In socio-economic rights cases where individuals claim a benefit not provided already by the state, the Constitutional Court has also made things particularly difficult for individual claimants requiring them to show that the existing government programme is unreasonable. It is not entirely clear what is required in terms of this enquiry which also hinders individuals from knowing what they may claim. Such challenges though often involve expert evidence needing to be tendered and a strong affirmative case of unreasonableness being made out with no guarantee of success. It is not surprising that there have therefore been few major socio-economic rights cases claiming access to resources (which have not previously been granted) since it became possible to make such claims in 1997.
The way forward
To render access to justice a reality, a number of possibilities exist, a few of which are canvassed below. Specialist human rights courts could be created to address violations of all fundamental rights (as has happened successfully, for instance, in relation to the right to equality). This would require additional financial and human resources being devoted to these courts rather than simply utilizing the existing courts structure which is already struggling. The problem with this idea though is delineating purely human rights cases from other civil and criminal claims which often implicate these rights too.
The jurisdiction of the lower courts could be extended to cover human rights matters, though there will need to be specialist training for magistrates. The number of judges should also be increased both in the High Courts and the Appellate Courts. In addition to this, it is necessary for procedural innovations to take place: to address shortcomings in the Constitutional Court’s approach to socio-economic rights litigation, the burden of justification should be placed on the government to justify the reasonableness of its programme once an individual has shown some evidence of a rights violation. The Court should itself attempt to clarify the content of these rights and what individuals may claim. There may be a need for more junior law clerks and for the Constitutional Court also to be prepared to hear some cases in smaller panels rather than en banc for all cases.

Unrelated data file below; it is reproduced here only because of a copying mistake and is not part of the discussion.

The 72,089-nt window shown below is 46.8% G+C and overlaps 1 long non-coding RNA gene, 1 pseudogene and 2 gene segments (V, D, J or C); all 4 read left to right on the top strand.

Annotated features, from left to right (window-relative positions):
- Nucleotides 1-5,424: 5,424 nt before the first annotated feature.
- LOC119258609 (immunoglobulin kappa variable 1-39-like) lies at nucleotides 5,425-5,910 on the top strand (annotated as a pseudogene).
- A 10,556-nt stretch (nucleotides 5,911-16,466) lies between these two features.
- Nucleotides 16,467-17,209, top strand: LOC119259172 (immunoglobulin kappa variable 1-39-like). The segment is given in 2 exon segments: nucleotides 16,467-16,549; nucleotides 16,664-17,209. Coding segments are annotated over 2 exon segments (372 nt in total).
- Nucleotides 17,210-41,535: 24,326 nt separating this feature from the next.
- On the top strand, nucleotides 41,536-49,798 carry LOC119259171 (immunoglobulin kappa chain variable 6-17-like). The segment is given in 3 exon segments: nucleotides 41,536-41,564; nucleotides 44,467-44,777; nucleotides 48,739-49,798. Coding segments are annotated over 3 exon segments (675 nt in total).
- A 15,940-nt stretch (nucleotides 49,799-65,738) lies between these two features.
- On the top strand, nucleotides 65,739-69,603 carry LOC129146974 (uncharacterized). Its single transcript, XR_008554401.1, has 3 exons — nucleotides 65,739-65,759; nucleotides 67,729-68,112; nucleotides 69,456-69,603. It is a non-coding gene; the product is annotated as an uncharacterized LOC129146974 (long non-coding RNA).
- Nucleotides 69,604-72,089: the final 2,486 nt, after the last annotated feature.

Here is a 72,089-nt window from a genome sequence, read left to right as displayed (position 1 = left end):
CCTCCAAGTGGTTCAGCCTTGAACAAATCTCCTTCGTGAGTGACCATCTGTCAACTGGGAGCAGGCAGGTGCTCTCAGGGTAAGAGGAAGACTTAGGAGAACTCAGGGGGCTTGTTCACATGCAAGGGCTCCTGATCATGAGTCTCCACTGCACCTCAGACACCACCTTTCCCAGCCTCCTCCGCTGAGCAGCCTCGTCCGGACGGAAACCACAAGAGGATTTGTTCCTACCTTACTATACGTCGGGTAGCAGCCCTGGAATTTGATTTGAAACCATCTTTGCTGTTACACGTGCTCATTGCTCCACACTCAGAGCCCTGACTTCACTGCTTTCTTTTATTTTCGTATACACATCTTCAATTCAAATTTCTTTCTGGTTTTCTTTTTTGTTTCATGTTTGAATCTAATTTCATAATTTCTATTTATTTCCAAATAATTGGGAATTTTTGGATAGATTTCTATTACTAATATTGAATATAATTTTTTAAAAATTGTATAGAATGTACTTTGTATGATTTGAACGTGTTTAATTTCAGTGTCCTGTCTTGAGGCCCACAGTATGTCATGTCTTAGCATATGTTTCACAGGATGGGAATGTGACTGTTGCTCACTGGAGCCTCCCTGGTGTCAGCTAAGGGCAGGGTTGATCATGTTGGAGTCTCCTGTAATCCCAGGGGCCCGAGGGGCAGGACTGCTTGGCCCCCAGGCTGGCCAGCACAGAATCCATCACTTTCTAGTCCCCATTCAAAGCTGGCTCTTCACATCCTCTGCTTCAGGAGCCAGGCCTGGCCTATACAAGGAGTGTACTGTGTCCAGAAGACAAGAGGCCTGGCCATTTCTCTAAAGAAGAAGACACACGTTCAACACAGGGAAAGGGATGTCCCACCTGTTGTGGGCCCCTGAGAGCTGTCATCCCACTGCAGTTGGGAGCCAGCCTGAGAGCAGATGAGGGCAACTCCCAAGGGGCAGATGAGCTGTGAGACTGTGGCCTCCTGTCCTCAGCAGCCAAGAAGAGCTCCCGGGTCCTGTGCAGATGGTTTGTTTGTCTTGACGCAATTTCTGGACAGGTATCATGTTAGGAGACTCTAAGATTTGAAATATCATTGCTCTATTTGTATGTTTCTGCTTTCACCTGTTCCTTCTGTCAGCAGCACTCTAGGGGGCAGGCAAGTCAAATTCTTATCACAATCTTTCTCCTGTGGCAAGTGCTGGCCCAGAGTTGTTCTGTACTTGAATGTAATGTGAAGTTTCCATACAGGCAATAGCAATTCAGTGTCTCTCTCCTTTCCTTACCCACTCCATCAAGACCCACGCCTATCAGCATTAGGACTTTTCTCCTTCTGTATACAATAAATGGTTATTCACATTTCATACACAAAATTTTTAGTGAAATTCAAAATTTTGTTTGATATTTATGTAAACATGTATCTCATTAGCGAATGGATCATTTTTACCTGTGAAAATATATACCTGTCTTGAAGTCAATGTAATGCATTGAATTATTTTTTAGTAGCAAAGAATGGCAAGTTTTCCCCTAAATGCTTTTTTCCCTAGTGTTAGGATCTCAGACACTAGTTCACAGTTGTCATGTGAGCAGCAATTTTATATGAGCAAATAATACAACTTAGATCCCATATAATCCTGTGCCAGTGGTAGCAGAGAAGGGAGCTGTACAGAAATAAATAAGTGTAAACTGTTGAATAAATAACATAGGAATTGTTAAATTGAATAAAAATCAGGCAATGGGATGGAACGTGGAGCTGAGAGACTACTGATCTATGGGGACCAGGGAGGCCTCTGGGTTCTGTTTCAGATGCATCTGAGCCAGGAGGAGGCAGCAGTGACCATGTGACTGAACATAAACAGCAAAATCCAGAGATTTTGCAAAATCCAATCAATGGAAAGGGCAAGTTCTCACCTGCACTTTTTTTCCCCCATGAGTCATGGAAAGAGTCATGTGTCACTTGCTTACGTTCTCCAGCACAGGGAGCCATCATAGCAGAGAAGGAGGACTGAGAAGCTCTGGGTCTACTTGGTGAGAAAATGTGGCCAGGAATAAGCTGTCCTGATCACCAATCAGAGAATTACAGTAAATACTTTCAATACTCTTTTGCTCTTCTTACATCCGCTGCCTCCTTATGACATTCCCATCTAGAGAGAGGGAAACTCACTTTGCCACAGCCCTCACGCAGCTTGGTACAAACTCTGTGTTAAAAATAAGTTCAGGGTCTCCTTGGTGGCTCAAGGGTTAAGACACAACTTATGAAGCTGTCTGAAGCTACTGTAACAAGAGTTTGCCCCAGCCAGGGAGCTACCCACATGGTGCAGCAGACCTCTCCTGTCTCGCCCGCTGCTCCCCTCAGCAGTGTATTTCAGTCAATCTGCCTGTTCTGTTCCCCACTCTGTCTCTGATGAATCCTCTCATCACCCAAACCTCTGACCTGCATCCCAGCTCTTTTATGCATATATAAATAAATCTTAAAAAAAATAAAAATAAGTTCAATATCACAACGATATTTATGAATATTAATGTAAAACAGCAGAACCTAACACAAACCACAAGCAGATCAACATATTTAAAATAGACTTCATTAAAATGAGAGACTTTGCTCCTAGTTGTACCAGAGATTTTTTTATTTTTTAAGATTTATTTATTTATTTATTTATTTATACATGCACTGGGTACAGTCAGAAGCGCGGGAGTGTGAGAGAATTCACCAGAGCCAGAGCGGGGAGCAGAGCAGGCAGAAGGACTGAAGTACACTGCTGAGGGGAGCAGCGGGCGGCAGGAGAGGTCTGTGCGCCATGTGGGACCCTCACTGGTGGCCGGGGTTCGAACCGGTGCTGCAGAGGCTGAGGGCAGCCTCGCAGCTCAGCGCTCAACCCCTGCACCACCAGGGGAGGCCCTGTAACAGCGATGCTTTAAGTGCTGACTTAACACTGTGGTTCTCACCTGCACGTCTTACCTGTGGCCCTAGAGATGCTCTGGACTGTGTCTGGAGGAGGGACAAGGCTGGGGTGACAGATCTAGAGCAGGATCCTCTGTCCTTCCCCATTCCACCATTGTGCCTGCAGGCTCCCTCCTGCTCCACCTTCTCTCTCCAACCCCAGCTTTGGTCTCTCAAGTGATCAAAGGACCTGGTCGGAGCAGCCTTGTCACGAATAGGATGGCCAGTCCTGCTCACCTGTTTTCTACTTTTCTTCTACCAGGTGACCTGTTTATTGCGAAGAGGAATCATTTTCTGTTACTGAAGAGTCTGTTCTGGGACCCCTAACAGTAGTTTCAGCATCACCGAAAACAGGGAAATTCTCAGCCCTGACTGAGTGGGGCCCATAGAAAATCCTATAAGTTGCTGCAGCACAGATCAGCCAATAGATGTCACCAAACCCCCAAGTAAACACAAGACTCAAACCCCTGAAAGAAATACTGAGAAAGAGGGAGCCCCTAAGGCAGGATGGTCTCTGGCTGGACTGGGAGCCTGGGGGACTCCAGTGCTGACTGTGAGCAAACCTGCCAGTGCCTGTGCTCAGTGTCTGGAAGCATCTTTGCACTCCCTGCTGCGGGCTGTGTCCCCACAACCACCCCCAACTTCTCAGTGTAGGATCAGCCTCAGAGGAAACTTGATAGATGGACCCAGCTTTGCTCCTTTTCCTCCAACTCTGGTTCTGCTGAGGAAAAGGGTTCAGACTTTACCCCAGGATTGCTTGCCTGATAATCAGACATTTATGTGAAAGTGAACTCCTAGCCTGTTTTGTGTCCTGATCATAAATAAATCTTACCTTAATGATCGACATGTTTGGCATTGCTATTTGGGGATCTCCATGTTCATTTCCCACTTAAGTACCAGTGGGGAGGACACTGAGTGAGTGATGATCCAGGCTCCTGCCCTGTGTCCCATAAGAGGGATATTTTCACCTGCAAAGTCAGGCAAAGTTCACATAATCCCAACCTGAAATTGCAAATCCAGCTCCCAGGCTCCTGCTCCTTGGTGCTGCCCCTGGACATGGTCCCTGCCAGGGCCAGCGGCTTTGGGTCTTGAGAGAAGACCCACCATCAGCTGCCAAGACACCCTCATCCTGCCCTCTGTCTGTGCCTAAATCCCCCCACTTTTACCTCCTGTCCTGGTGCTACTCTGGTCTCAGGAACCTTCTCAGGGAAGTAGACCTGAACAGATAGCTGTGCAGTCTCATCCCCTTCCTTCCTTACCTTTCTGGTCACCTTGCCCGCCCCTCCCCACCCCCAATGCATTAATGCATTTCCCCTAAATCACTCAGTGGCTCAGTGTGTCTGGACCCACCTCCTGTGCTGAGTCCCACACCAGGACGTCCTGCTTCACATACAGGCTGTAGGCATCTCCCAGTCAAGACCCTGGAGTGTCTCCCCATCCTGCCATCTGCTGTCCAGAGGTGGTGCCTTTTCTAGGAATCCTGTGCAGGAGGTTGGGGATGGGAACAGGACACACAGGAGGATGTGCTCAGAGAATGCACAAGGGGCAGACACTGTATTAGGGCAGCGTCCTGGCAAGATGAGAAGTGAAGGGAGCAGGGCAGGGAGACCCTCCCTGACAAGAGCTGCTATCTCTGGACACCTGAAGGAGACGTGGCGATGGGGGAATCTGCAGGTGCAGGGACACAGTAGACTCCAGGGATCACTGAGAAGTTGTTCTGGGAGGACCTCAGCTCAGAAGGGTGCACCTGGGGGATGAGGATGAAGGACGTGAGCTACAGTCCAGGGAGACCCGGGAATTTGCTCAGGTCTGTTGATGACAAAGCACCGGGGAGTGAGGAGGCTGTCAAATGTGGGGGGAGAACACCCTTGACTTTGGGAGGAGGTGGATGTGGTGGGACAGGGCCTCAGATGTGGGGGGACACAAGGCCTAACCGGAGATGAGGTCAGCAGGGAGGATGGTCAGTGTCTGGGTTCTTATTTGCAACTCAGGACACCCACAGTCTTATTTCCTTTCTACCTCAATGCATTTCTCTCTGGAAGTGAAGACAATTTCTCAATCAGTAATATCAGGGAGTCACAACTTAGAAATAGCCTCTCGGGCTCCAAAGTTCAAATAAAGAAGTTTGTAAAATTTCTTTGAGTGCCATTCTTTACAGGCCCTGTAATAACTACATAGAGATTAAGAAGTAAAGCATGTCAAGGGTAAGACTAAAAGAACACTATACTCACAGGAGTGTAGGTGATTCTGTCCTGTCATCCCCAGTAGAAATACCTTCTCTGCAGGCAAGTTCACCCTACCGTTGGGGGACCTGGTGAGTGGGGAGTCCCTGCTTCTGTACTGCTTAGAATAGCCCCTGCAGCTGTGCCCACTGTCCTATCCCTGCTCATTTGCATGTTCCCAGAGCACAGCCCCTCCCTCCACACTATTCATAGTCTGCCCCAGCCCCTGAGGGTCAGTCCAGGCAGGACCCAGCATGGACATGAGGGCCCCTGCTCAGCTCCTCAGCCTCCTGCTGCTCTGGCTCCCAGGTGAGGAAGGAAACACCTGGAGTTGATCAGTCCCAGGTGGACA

One possible manner of dividing the labour between these different institutions is for individual complaints relating to existing benefits (unfair treatment, for instance) to be directed in the first instance at the PP or SAHRC. Appeals would then lie to the courts in this structure. The High Courts and Appellate Courts could seek to focus mainly on complaints of a structural nature, where there are challenges to existing government programmes as not adequately meeting its obligations in relation to socio-economic rights. Individualised complaints may, at times, highlight some of these structural weaknesses in existing programmes and there should, of course, be possibilities for converting such cases into structural challenges. In this way, the individual complaints procedures and structural dimensions of the system can be complementary.
The reality in South Africa today is that most people would struggle to access processes to address violations of their socio-economic rights. Enabling them to do so would not only encourage active citizenship but help highlight deficiencies in existing programmes and institutions. That is something that democratically elected governments do not like to do. Generating the political will for the reforms suggested in this blog may thus be a difficult task. Yet, it is one that I hope to have shown is required if we are to take the socio-economic rights contained in the South African constitution seriously.
David Bilchitz is Professor of Fundamental Rights and Constitutional Law at the University of Johannesburg, Director of the South African Institute for Advanced Constitutional, Public, Human Rights and International Law (SAIFAC) and Secretary-General of the International Association of Constitutional Law. Currently he is a Visiting Research Fellow at Humboldt University.